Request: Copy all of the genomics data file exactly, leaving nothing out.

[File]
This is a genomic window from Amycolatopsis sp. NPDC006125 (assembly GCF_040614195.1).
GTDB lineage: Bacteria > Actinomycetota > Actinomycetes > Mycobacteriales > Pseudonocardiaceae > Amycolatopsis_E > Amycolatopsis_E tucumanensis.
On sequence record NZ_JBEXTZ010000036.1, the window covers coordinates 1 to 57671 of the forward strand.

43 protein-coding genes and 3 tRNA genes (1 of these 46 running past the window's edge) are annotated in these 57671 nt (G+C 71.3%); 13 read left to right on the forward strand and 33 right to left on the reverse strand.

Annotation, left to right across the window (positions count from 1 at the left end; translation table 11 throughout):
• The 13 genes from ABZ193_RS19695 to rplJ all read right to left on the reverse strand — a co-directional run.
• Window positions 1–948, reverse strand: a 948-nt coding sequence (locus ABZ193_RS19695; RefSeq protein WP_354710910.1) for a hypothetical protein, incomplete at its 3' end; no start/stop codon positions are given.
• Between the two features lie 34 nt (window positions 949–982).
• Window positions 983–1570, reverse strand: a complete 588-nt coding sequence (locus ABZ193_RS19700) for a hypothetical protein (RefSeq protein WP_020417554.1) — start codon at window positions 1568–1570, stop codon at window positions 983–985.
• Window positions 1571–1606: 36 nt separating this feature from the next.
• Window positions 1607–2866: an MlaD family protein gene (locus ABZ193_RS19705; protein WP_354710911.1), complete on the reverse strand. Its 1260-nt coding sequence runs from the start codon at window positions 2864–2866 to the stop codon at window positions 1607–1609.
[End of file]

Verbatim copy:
This is a genomic window from Amycolatopsis sp. NPDC006125 (assembly GCF_040614195.1).
GTDB lineage: Bacteria > Actinomycetota > Actinomycetes > Mycobacteriales > Pseudonocardiaceae > Amycolatopsis_E > Amycolatopsis_E tucumanensis.
On sequence record NZ_JBEXTZ010000036.1, the window covers coordinates 1 to 57671 of the forward strand.

43 protein-coding genes and 3 tRNA genes (1 of these 46 running past the window's edge) are annotated in these 57671 nt (G+C 71.3%); 13 read left to right on the forward strand and 33 right to left on the reverse strand.

Annotation, left to right across the window (positions count from 1 at the left end; translation table 11 throughout):
• The 13 genes from ABZ193_RS19695 to rplJ all read right to left on the reverse strand — a co-directional run.
• Window positions 1–948, reverse strand: a 948-nt coding sequence (locus ABZ193_RS19695; RefSeq protein WP_354710910.1) for a hypothetical protein, incomplete at its 3' end; no start/stop codon positions are given.
• Between the two features lie 34 nt (window positions 949–982).
• Window positions 983–1570, reverse strand: a complete 588-nt coding sequence (locus ABZ193_RS19700) for a hypothetical protein (RefSeq protein WP_020417554.1) — start codon at window positions 1568–1570, stop codon at window positions 983–985.
• Window positions 1571–1606: 36 nt separating this feature from the next.
• Window positions 1607–2866: an MlaD family protein gene (locus ABZ193_RS19705; protein WP_354710911.1), complete on the reverse strand. Its 1260-nt coding sequence runs from the start codon at window positions 2864–2866 to the stop codon at window positions 1607–1609.